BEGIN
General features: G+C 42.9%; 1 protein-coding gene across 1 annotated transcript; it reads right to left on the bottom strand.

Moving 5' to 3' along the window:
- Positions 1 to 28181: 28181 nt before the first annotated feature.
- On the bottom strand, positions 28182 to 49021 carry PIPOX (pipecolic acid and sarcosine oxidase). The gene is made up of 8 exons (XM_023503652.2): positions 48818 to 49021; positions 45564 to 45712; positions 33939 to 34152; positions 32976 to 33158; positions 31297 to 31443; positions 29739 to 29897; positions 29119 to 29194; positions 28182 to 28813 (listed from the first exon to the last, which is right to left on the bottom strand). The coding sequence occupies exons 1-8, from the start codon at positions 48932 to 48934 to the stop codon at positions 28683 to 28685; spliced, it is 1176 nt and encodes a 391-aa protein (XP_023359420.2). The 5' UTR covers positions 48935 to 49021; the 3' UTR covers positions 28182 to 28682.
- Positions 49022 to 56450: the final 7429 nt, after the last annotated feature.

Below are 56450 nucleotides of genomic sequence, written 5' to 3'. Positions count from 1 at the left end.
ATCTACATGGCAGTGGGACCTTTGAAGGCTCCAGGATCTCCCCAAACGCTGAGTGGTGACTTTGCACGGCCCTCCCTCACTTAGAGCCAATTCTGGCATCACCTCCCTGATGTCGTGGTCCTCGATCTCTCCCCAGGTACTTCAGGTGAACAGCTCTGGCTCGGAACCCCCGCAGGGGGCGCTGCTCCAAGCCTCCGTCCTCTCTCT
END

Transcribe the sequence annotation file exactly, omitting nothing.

General features: G+C 42.9%; 1 protein-coding gene across 1 annotated transcript; it reads right to left on the bottom strand.

Moving 5' to 3' along the window:
- Positions 1 to 28181: 28181 nt before the first annotated feature.
- On the bottom strand, positions 28182 to 49021 carry PIPOX (pipecolic acid and sarcosine oxidase). The gene is made up of 8 exons (XM_023503652.2): positions 48818 to 49021; positions 45564 to 45712; positions 33939 to 34152; positions 32976 to 33158; positions 31297 to 31443; positions 29739 to 29897; positions 29119 to 29194; positions 28182 to 28813 (listed from the first exon to the last, which is right to left on the bottom strand). The coding sequence occupies exons 1-8, from the start codon at positions 48932 to 48934 to the stop codon at positions 28683 to 28685; spliced, it is 1176 nt and encodes a 391-aa protein (XP_023359420.2). The 5' UTR covers positions 48935 to 49021; the 3' UTR covers positions 28182 to 28682.
- Positions 49022 to 56450: the final 7429 nt, after the last annotated feature.

Below are 56450 nucleotides of genomic sequence, written 5' to 3'. Positions count from 1 at the left end.
ATCTACATGGCAGTGGGACCTTTGAAGGCTCCAGGATCTCCCCAAACGCTGAGTGGTGACTTTGCACGGCCCTCCCTCACTTAGAGCCAATTCTGGCATCACCTCCCTGATGTCGTGGTCCTCGATCTCTCCCCAGGTACTTCAGGTGAACAGCTCTGGCTCGGAACCCCCGCAGGGGGCGCTGCTCCAAGCCTCCGTCCTCTCTCT